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Tonstant Weader Reviews

Opinionated Book Reviews.

Diary of a Dead Man on Leave by David Downing

"Dead man on leave" is another name for an undercover Soviet spy. They don't expect to live long lives as they live at risk of exposure at any moment. Josef Hofmann was such a man. Born in Germany, he was... Continue Reading →

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Days by Moonlight by André Alexis

When the main character's name is Homer you know there is going to be an odyssey. Alfred Homer's odyssey is a short one, just a week-long driving tour of Ontario as he shepherds Professor Morgan Bruno from Toronto to Feversham... Continue Reading →

Murder by Matchlight by E. C. R. Lorac

Murder by Matchlight is a classic whodunnit with a bit of howdunnit as a bonus. It takes place in World War II London when the Germans were bombing the city. There was a tenuous quality to life and it is deeply... Continue Reading →

Bivouac by Kwame Dawes

Bivouac begins with Ferron Morgan driving his father's body in the back seat of a car to funeral home, his stomach is upset by anxiety, some of it due to grief and some to a strange white Toyota following him.... Continue Reading →

Instructions for a Funeral by David Means

Instructions for a Funeral is an extraordinary collection of fourteen short stories by David Means. In "Fistfight, Sacramento, August 1950", a simple fistfight turns out to be fraught with history and symbolism. In "The Terminal Artist" a grieving family learns their... Continue Reading →

The Mykonos Mob by Jeffrey Siger

The Mykonos Mob begins with Andreas Kaldis living in Athens and leading a Special Crimes Unit. A local murder of a retired police colonel is shot down in what looks like a mob hit. The trail leads back to Mykonos... Continue Reading →

Watch the Wall, Miss Seeton by Hamilton Crane

I originally started to read Watch the Wall, Miss Seeton because I thought it was a re-release of a mystery I read when I was in sixth or seventh grade that I loved. Of course, the moment there was a scene... Continue Reading →

The Lost Boys by Gina Perry

After World War II there was tremendous urgency around finding explanations for what happened in Germany. How could a modern society lose itself in hate and violence, committing genocide on a scale and efficiency unimagined before? One of those who... Continue Reading →

Beautiful Bad by Annie Ward

Beautiful Bad is the story of murder, what led up to it and what transpired after. We know from the beginning as the 911 call that brings the police to the house is the second chapter. The narrative moves on three... Continue Reading →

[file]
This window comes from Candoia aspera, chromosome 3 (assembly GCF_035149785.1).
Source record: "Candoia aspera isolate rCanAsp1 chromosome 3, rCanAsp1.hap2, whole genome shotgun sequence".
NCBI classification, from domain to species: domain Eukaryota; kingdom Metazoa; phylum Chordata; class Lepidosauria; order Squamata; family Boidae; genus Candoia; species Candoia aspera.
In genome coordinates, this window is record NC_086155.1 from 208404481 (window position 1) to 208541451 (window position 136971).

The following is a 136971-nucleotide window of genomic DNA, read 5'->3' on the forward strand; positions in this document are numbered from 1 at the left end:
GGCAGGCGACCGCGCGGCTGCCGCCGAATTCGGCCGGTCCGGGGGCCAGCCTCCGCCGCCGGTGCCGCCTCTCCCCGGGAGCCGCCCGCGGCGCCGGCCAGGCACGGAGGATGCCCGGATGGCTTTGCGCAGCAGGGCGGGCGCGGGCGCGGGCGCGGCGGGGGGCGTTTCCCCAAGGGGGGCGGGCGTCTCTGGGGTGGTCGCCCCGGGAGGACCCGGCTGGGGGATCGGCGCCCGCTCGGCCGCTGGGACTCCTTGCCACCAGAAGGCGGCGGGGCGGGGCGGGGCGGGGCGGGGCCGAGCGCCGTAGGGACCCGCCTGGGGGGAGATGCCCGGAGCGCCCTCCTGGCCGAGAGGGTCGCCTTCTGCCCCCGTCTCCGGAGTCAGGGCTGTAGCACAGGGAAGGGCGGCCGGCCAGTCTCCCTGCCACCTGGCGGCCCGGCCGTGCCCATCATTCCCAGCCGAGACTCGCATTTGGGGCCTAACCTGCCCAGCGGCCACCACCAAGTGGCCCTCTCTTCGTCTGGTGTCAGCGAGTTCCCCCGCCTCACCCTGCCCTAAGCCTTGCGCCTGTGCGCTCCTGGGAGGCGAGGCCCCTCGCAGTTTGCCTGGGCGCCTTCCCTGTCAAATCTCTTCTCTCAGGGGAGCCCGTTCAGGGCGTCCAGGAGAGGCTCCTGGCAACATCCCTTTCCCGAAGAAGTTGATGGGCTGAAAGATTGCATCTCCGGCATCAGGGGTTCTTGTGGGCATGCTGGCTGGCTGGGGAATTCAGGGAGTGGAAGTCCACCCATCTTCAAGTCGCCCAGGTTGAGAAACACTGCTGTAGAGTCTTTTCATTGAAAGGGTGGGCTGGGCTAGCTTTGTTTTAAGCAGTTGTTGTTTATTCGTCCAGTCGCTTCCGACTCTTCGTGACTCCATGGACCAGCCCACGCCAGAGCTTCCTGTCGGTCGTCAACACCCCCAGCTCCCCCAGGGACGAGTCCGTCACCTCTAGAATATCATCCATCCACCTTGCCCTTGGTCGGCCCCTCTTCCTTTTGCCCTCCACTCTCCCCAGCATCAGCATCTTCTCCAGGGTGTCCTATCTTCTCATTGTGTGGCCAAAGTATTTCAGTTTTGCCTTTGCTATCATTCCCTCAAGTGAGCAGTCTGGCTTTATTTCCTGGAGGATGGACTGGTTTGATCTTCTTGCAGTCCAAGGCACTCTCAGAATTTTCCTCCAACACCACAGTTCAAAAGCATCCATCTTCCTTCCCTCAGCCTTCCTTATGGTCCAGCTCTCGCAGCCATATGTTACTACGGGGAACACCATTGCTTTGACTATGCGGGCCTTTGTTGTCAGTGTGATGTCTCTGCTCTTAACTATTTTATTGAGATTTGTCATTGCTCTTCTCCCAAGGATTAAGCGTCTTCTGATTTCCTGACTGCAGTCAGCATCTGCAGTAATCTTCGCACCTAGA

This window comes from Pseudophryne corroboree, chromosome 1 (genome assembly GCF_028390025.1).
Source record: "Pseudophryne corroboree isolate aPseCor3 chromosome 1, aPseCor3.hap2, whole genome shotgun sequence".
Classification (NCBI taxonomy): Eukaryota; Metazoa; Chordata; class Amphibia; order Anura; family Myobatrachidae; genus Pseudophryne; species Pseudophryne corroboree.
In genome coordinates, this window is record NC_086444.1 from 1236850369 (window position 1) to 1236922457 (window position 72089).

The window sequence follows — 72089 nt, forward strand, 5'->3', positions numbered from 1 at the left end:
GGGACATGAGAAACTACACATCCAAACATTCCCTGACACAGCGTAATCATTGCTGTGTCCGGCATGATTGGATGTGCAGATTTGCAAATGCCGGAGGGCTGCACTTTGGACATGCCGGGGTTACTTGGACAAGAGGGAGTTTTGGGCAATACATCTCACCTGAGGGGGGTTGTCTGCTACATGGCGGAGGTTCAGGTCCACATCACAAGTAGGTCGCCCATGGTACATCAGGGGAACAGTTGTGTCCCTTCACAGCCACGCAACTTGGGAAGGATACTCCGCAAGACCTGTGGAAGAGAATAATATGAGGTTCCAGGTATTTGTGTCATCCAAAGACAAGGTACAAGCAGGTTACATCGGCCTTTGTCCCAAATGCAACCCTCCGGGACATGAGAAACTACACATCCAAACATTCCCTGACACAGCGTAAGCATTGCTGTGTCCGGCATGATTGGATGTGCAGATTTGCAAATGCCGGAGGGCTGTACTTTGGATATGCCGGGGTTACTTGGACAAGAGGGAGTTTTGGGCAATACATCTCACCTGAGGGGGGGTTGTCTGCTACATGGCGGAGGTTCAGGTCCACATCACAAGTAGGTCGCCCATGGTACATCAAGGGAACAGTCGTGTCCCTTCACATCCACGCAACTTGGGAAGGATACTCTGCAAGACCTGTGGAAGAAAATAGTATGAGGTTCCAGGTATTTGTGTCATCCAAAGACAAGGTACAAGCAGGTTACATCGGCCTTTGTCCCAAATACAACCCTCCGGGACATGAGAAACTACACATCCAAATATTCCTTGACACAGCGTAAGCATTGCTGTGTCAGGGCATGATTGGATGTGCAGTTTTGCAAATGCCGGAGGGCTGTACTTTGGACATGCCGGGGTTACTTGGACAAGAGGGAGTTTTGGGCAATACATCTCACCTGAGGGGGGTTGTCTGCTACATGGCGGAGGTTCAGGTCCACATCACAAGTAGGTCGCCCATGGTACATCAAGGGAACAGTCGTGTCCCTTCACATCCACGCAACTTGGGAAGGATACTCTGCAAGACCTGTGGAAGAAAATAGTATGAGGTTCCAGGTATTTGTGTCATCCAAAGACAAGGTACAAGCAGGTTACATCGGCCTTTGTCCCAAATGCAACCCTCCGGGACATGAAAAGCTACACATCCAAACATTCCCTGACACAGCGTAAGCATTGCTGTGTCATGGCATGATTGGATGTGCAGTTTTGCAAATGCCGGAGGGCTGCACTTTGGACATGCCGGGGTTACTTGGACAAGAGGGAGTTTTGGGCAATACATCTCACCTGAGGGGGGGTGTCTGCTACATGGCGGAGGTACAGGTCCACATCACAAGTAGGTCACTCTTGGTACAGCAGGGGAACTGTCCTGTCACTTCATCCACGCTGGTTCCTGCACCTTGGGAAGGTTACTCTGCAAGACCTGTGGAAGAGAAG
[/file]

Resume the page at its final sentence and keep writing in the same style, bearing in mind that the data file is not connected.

The Moroccan Girl by Charles Cummings

If you're a liberal like me, you might be tempted to throw The Moroccan Girl across the room in anger when it begins with terrorist attacks by a left group against members of the alt-right. Think de-platforming from life. I supposed... Continue Reading →

She/He/They/Me by Robyn Ryle

She/He/They/Me: For the Sisters, Misters, and Binary Resisters is a fabulous book that takes the reader on a route through the reality of social history and customs that come along with gender roles and identities. It starts by asking whether you... Continue Reading →

A Murder Unmentioned by Sulari Gentill

A Murder Unmentioned is the sixth book in the Rowland Sinclair series and the third I have read.  The unmentioned murder is from the past. Rowland was fifteen when his father died and he was sent to England. We now... Continue Reading →

Appalachian Reckoning ed. by Anthony Harkins and Meredith McCarroll

When Hillbilly Elegy came out, it landed like a thunderclap, perhaps because it was released during the 2016 election and was perceived as an explanation of the inexplicable popularity of Donald Trump. I put it on hold at the library, but... Continue Reading →

Sydney Noir by John Dale

Sydney Noir is another edition in the fabulous Akashic Noir series of noir stories situated in cities around the world edited by local writers with the homegrown knowledge to curate an excellent collection. This time the city is Sydney, Australia, and is again... Continue Reading →

The Mother-in-Law by Sally Hepworth

When Lucy's mother-in-law Diana ostensible suicide begins to look more like murder, Lucy makes a likely suspect. After all, not that long ago Lucy physically assaulted Diana. Pointing out that Diana chose not to prosecute isn't a particularly persuasive argument... Continue Reading →

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